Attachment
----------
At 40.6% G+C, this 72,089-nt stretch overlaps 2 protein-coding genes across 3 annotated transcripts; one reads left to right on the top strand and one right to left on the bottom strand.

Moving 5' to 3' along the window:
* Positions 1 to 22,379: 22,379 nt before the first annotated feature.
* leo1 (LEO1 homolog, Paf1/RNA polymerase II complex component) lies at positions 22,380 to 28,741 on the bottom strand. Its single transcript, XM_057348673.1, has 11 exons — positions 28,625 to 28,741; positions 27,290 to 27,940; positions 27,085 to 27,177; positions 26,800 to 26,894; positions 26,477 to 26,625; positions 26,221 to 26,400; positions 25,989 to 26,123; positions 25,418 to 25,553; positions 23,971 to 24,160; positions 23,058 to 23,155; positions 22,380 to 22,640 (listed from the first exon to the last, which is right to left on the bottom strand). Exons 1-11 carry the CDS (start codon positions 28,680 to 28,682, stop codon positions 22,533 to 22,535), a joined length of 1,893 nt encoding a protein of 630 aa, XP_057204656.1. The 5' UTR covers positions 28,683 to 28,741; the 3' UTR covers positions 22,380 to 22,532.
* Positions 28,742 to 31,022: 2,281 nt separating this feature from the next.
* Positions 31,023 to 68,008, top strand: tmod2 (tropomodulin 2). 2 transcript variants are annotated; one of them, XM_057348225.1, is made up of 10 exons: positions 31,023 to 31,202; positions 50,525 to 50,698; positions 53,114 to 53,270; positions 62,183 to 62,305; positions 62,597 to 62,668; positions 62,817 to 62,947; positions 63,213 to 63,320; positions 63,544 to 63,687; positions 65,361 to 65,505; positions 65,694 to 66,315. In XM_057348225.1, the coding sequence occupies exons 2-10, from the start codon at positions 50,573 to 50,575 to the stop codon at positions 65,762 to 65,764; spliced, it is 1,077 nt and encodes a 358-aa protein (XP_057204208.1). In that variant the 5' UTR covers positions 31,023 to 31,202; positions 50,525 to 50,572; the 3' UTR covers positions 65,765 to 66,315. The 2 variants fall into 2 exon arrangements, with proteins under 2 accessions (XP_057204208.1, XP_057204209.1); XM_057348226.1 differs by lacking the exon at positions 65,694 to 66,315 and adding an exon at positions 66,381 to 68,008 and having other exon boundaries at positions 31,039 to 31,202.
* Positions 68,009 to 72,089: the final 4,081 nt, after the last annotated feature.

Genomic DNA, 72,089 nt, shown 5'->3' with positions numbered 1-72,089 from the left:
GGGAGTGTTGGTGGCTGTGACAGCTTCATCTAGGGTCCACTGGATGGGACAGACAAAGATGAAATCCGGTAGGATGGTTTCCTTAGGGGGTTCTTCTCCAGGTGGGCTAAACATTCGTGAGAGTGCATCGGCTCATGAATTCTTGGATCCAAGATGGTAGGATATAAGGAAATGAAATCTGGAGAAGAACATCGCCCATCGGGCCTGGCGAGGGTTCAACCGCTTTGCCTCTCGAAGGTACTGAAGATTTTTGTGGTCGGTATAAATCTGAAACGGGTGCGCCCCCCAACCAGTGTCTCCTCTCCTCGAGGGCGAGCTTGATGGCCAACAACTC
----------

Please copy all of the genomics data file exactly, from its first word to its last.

At 40.6% G+C, this 72,089-nt stretch overlaps 2 protein-coding genes across 3 annotated transcripts; one reads left to right on the top strand and one right to left on the bottom strand.

Moving 5' to 3' along the window:
* Positions 1 to 22,379: 22,379 nt before the first annotated feature.
* leo1 (LEO1 homolog, Paf1/RNA polymerase II complex component) lies at positions 22,380 to 28,741 on the bottom strand. Its single transcript, XM_057348673.1, has 11 exons — positions 28,625 to 28,741; positions 27,290 to 27,940; positions 27,085 to 27,177; positions 26,800 to 26,894; positions 26,477 to 26,625; positions 26,221 to 26,400; positions 25,989 to 26,123; positions 25,418 to 25,553; positions 23,971 to 24,160; positions 23,058 to 23,155; positions 22,380 to 22,640 (listed from the first exon to the last, which is right to left on the bottom strand). Exons 1-11 carry the CDS (start codon positions 28,680 to 28,682, stop codon positions 22,533 to 22,535), a joined length of 1,893 nt encoding a protein of 630 aa, XP_057204656.1. The 5' UTR covers positions 28,683 to 28,741; the 3' UTR covers positions 22,380 to 22,532.
* Positions 28,742 to 31,022: 2,281 nt separating this feature from the next.
* Positions 31,023 to 68,008, top strand: tmod2 (tropomodulin 2). 2 transcript variants are annotated; one of them, XM_057348225.1, is made up of 10 exons: positions 31,023 to 31,202; positions 50,525 to 50,698; positions 53,114 to 53,270; positions 62,183 to 62,305; positions 62,597 to 62,668; positions 62,817 to 62,947; positions 63,213 to 63,320; positions 63,544 to 63,687; positions 65,361 to 65,505; positions 65,694 to 66,315. In XM_057348225.1, the coding sequence occupies exons 2-10, from the start codon at positions 50,573 to 50,575 to the stop codon at positions 65,762 to 65,764; spliced, it is 1,077 nt and encodes a 358-aa protein (XP_057204208.1). In that variant the 5' UTR covers positions 31,023 to 31,202; positions 50,525 to 50,572; the 3' UTR covers positions 65,765 to 66,315. The 2 variants fall into 2 exon arrangements, with proteins under 2 accessions (XP_057204208.1, XP_057204209.1); XM_057348226.1 differs by lacking the exon at positions 65,694 to 66,315 and adding an exon at positions 66,381 to 68,008 and having other exon boundaries at positions 31,039 to 31,202.
* Positions 68,009 to 72,089: the final 4,081 nt, after the last annotated feature.

Genomic DNA, 72,089 nt, shown 5'->3' with positions numbered 1-72,089 from the left:
GGGAGTGTTGGTGGCTGTGACAGCTTCATCTAGGGTCCACTGGATGGGACAGACAAAGATGAAATCCGGTAGGATGGTTTCCTTAGGGGGTTCTTCTCCAGGTGGGCTAAACATTCGTGAGAGTGCATCGGCTCATGAATTCTTGGATCCAAGATGGTAGGATATAAGGAAATGAAATCTGGAGAAGAACATCGCCCATCGGGCCTGGCGAGGGTTCAACCGCTTTGCCTCTCGAAGGTACTGAAGATTTTTGTGGTCGGTATAAATCTGAAACGGGTGCGCCCCCCAACCAGTGTCTCCTCTCCTCGAGGGCGAGCTTGATGGCCAACAACTC